Even low levels of air pollution are associated with increased mortality

July 19, 2017  |  General

This post isn’t specifically about children; it’s about the elderly, Medicare population. Even so I found this article newsworthy. It’s long been known air pollution is associated with increased asthma rates. I’ve written about asthma in children. Decreasing air pollution leads to reduction in asthma, an encouraging trend. There have also been long-term studies showing a correlation between air pollution and overall mortality among all ages. The offending agents in the polluted air are ozone and fine particles, those with a diameter of less than 2.5 microns, a size too small to see with the naked eye. So it’s established chronic exposure to polluted air is bad. But what about exposure to any air pollution at all, to air we wouldn’t ordinarily think of as polluted? In other words, is there a safe threshold?

Air pollution of course varies from place to place across the country. Here is an instructive map about that. The top panel shows the fine particles, the bottom one ozone.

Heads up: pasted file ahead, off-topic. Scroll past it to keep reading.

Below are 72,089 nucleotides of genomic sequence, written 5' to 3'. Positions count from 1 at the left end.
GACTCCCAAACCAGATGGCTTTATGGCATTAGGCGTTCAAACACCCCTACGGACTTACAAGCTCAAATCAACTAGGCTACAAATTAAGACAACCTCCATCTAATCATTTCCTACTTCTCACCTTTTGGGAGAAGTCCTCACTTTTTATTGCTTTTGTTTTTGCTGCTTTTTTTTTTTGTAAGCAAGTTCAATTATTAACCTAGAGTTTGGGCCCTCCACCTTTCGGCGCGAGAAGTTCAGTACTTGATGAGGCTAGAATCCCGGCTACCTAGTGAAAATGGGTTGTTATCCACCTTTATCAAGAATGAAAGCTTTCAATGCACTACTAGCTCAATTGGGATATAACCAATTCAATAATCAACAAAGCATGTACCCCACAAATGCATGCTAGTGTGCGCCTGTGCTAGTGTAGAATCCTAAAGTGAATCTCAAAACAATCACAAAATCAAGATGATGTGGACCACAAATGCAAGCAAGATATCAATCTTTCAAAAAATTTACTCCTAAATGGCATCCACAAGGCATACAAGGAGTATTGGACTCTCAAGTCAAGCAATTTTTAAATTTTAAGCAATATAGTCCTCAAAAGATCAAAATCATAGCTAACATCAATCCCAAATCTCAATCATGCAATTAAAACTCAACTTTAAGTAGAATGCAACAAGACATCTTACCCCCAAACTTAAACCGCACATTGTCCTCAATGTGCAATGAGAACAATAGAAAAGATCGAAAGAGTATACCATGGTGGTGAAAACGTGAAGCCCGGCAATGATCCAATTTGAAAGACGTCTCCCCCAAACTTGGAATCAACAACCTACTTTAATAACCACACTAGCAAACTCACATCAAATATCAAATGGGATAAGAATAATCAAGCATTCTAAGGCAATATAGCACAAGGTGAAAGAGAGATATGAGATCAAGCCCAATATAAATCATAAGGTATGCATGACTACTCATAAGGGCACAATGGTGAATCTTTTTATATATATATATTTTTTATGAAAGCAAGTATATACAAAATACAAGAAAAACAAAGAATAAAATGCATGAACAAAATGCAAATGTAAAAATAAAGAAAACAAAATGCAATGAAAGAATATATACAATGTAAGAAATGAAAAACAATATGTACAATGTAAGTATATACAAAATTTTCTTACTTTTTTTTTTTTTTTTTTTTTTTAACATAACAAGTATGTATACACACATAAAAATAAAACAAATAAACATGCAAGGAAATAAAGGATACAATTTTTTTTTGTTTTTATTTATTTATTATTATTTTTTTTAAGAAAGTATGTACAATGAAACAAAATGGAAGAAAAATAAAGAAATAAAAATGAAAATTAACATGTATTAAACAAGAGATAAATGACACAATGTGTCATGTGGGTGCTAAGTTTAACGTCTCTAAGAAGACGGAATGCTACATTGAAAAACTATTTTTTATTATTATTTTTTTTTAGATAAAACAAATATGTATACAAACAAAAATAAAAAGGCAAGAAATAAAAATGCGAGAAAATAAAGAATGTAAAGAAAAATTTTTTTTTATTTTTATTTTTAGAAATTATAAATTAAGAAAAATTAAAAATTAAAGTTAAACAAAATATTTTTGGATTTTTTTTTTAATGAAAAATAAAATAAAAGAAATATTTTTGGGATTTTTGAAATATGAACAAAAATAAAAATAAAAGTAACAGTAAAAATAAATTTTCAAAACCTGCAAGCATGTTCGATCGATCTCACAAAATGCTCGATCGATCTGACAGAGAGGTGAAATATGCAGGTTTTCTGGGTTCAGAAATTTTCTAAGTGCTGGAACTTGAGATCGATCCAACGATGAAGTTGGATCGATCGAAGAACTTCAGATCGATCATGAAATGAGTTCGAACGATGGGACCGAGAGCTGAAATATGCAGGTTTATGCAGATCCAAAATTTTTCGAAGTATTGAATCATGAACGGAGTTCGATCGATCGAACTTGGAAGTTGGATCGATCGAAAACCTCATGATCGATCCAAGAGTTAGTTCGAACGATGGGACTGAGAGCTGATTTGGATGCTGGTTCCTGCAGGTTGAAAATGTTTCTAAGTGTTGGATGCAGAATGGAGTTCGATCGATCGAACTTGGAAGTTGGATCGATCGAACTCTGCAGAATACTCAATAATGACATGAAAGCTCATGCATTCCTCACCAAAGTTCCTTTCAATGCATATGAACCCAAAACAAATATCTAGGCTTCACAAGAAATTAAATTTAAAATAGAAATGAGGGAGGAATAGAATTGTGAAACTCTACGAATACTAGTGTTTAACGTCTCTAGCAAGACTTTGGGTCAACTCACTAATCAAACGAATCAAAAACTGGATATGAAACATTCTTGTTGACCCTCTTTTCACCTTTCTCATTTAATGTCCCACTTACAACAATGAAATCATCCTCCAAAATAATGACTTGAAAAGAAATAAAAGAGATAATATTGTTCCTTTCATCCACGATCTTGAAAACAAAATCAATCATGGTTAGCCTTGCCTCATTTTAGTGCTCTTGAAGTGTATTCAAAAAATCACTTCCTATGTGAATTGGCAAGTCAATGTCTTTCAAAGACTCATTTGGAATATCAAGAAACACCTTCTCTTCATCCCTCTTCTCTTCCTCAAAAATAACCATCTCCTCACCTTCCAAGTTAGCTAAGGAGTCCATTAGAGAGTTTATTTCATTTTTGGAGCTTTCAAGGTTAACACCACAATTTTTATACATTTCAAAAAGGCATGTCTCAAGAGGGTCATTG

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The investigators used an enormous database consisting of the entire Medicare population of 61 million persons studied over 12 years (2000-12). It totaled 460 million person years. Ten person years, for example, is 1 person followed for 10 years or 10 persons for 1 year. That’s huge. The authors’ goal was to find out if lesser degrees of exposure to air pollution, values half or less of those usually regarded as dangerous, were associated with increased mortality. They found they were, at least in the elderly. The graphs below display what they reported. Again, the top panel shows particulates, the bottom panel ozone. The left axis shows the hazard ratio for death, with a value of 1.0 meaning no hazard.

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What the data show is what is called a dose-response curve. This is an important part of any study of potential cause and effect because, if the association of something potentially causing something else is real, you should see an increased effect if the dose is increased. Sometimes such curves plateau if maximal effect is reached, but these graphs show steadily increasing risk of death with increasing air pollution.

I think this is significant research. It suggests there is no safe level of polluted air. The editorial accompanying the paper agrees: its title is “Air Pollution Still Kills.”


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